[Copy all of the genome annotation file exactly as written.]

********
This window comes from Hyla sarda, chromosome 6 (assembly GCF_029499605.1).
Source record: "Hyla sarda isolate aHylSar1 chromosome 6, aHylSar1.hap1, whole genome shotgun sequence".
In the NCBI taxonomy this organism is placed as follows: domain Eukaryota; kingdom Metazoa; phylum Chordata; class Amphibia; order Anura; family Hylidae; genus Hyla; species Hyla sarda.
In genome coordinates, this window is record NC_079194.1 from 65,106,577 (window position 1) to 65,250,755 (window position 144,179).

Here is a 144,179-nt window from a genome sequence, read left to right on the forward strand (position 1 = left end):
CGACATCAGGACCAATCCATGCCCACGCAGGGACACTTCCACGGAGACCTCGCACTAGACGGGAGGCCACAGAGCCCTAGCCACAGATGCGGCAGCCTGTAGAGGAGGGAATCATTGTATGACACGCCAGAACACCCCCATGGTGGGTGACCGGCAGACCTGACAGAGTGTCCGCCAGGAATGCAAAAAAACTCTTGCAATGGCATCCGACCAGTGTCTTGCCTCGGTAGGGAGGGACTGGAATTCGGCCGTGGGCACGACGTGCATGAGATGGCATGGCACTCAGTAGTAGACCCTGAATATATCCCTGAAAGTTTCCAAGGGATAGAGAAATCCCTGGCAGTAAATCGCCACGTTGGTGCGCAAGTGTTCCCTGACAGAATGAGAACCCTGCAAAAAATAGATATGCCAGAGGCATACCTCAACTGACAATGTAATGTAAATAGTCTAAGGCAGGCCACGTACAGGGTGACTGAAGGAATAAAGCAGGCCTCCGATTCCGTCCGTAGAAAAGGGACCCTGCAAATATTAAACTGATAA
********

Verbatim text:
This window comes from Hyla sarda, chromosome 6 (assembly GCF_029499605.1).
Source record: "Hyla sarda isolate aHylSar1 chromosome 6, aHylSar1.hap1, whole genome shotgun sequence".
In the NCBI taxonomy this organism is placed as follows: domain Eukaryota; kingdom Metazoa; phylum Chordata; class Amphibia; order Anura; family Hylidae; genus Hyla; species Hyla sarda.
In genome coordinates, this window is record NC_079194.1 from 65,106,577 (window position 1) to 65,250,755 (window position 144,179).

Here is a 144,179-nt window from a genome sequence, read left to right on the forward strand (position 1 = left end):
CGACATCAGGACCAATCCATGCCCACGCAGGGACACTTCCACGGAGACCTCGCACTAGACGGGAGGCCACAGAGCCCTAGCCACAGATGCGGCAGCCTGTAGAGGAGGGAATCATTGTATGACACGCCAGAACACCCCCATGGTGGGTGACCGGCAGACCTGACAGAGTGTCCGCCAGGAATGCAAAAAAACTCTTGCAATGGCATCCGACCAGTGTCTTGCCTCGGTAGGGAGGGACTGGAATTCGGCCGTGGGCACGACGTGCATGAGATGGCATGGCACTCAGTAGTAGACCCTGAATATATCCCTGAAAGTTTCCAAGGGATAGAGAAATCCCTGGCAGTAAATCGCCACGTTGGTGCGCAAGTGTTCCCTGACAGAATGAGAACCCTGCAAAAAATAGATATGCCAGAGGCATACCTCAACTGACAATGTAATGTAAATAGTCTAAGGCAGGCCACGTACAGGGTGACTGAAGGAATAAAGCAGGCCTCCGATTCCGTCCGTAGAAAAGGGACCCTGCAAATATTAAACTGATAA